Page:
Christian Prudence
Ephesians 5:15
See then that you walk circumspectly, not as fools, but as wise,

The prudent man, in the world's estimation, is one who walks circumspectly; who goes through life, as the saying is, with his wits about him; with his eyes open to mark every opportunity; ready to spread his sail to every wind; one who does not rashly commit himself, but rather stands aloof and studies others, and uses the results for his own advantage. Prudence, or providence, for the words are the same, implies a power to overlook the pressing temptation of the present, for the weighty advantage of the future — that which glitters and deceives, for that which is solid but less attractive. Now, all this is our guide and pattern. What they do for corruptible advantages, we are to do for an incorruptible. What they do and submit to for a self whose interests terminate here, we are to act and to suffer for one whose welfare is not bounded by time. Yet how far are we from acting with the prudence that they do. Careless about the high interests before us, we let time flit by, and opportunities pass unheeded. We do not study the aspect of the days in which we live, nor ask ourselves what care they especially demand that we may be effective for good; and so the gospel is losing ground, and unbelief is coining in like a tide upon us, and men's lives are losing their Christian character, and evils of unmeasured magnitude must follow, if we do not awake in time to spiritual wisdom. I will first remind you that we Christians were certainly never meant to be thus remiss and insensible; that Christ came to redeem and renew us in every legitimate faculty and every salutary use of it. The redemption of Jesus Christ was wrought to comprehend man's whole nature, and man's whole history; there is no lawful advance of mankind, no wholesome invention, which it may not; include in its instruments for God's glory, and by neglecting which it does not lose space and power for its work; no symptom of the state of men's minds and of society, which it ought not to turn to account for its high purposes. We need to walk circumspectly, brethren, both in belief, and in practice. Belief is a state of mind made up of the results of persuasion, and the influence of habit. And this latter is very much affected by the society among which we move in life. So that any prevailing character in the views and thoughts of an age is sure to be reproduced more or less in each individual man's belief. Let us pass on now to practice. Here, too, we most deeply need wary and circumspect walking, as to both the good and the bad habits and influences around us. There can be no doubt that we live in an age of much practical good. The infirmities, miseries, and ignorances of humanity are more noticed and more cared for than in any previous age. We have numerous institutions calculated to teach the ignorant, to reclaim the fallen, to help those who need help. Well, then, our question today is, are we Christians walking prudently, with regard to all this machinery for good? Are we making the most of it for God and for our own eternal happiness? And if not, how may we do so? Strive to do what thou canst do well, and to serve where thou canst serve with a pure conscience; but aim not at duties which thou canst; never thoroughly perform, and at offices which thou canst not satisfactorily fill. If we are walking circumspectly, can we avoid hearing such voices as these sounding about us? if we are not fools but wise, shall we not admit them to a place in our counsels, and in the formation of our plans in life?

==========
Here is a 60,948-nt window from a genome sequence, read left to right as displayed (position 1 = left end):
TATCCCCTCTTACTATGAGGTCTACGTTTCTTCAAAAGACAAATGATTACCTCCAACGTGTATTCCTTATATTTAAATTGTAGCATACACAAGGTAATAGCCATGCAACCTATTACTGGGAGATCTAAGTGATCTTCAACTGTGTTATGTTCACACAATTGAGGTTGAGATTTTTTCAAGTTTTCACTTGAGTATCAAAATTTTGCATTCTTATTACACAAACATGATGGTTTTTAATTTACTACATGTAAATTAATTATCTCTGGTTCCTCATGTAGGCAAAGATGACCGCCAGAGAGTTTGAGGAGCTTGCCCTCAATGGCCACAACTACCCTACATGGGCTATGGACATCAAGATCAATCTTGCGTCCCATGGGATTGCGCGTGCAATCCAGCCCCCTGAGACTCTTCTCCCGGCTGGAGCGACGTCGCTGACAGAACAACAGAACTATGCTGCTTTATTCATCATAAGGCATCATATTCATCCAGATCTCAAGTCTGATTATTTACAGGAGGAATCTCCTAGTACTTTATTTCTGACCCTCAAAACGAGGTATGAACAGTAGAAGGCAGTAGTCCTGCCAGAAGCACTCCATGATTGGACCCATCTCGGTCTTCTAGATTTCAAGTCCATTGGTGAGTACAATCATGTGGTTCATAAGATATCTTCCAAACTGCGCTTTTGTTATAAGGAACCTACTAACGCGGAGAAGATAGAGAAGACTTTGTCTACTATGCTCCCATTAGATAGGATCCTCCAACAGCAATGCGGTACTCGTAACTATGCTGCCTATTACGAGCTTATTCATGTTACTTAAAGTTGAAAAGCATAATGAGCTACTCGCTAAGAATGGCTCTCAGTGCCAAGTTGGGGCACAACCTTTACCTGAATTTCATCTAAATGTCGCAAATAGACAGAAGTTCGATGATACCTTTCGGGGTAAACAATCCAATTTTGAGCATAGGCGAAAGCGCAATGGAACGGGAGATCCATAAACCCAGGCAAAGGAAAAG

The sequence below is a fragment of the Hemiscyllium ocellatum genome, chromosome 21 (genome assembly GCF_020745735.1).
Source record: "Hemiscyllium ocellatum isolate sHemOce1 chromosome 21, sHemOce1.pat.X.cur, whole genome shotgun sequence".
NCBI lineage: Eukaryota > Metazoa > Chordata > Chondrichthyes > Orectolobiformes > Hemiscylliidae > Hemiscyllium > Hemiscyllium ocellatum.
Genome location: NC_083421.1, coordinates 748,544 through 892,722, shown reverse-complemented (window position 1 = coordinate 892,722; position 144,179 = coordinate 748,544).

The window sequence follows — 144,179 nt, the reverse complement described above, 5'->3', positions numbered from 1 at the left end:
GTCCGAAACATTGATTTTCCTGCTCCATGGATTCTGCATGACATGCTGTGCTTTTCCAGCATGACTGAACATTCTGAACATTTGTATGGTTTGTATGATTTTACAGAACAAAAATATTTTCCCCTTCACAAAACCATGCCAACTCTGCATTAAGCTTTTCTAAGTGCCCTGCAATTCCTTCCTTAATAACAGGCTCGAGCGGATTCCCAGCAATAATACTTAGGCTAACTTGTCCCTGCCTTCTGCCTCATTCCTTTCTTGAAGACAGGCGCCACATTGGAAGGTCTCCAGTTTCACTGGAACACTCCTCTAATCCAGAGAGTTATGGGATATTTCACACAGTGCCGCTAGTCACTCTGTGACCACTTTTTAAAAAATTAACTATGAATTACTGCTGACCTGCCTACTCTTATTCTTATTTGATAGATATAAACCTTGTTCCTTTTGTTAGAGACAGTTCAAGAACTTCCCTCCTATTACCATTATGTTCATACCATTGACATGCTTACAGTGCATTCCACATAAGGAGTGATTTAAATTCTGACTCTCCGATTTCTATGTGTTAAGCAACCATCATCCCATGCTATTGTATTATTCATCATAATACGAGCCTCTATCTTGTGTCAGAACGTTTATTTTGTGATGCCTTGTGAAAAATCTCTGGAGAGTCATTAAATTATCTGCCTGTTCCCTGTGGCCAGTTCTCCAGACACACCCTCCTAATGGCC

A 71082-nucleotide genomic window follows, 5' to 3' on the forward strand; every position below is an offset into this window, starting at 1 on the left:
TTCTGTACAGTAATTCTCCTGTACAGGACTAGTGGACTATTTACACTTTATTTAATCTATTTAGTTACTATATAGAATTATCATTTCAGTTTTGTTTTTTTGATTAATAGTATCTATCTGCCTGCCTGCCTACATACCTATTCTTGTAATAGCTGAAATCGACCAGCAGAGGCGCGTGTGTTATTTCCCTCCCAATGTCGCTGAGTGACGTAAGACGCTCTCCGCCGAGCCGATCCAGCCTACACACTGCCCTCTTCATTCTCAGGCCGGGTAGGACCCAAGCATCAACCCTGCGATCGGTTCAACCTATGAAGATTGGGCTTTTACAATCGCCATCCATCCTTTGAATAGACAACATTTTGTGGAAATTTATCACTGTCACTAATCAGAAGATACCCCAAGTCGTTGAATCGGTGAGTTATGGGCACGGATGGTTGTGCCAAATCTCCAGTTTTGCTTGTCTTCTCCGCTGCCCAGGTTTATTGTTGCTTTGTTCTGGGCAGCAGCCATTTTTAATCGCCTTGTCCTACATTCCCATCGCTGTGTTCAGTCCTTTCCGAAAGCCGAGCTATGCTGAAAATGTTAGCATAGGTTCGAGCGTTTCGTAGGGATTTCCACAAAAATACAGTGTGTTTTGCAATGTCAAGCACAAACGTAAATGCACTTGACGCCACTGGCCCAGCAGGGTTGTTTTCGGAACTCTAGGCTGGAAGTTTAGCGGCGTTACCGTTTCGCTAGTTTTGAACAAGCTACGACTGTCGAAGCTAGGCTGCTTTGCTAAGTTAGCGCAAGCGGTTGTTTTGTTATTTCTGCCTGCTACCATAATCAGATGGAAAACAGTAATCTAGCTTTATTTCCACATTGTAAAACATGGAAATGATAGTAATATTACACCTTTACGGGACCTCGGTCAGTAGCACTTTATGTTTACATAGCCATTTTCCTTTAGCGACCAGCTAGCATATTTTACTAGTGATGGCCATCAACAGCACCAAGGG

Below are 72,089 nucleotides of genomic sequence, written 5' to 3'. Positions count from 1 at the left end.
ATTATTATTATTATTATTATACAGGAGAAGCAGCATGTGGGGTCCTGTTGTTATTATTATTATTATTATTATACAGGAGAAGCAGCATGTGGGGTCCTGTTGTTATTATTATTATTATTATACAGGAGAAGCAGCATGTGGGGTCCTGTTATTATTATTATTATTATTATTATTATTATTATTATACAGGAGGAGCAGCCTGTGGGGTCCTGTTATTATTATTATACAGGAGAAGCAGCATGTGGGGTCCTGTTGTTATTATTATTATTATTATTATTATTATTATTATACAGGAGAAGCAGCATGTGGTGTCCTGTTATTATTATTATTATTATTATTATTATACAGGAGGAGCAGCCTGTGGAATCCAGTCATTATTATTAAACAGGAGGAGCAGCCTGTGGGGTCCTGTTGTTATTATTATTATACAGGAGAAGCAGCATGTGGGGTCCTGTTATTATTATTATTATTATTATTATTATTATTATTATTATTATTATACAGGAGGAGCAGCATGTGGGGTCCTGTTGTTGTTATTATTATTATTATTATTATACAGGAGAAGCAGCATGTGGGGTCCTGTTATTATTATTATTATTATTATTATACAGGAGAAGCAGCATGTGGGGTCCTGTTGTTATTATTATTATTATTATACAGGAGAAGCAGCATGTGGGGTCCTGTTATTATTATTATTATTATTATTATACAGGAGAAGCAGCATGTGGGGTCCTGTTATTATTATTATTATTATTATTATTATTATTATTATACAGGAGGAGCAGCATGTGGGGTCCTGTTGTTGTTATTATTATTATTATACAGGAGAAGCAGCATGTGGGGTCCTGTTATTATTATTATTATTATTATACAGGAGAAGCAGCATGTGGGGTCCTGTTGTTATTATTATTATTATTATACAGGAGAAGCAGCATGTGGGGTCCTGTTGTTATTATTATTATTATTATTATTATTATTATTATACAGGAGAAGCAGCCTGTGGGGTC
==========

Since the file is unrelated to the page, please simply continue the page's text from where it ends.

(Dean Alford.)

Parallel Verses
KJV: See then that ye walk circumspectly, not as fools, but as wise,

WEB: Therefore watch carefully how you walk, not as unwise, but as wise;

Christian Circumspection or Exactness
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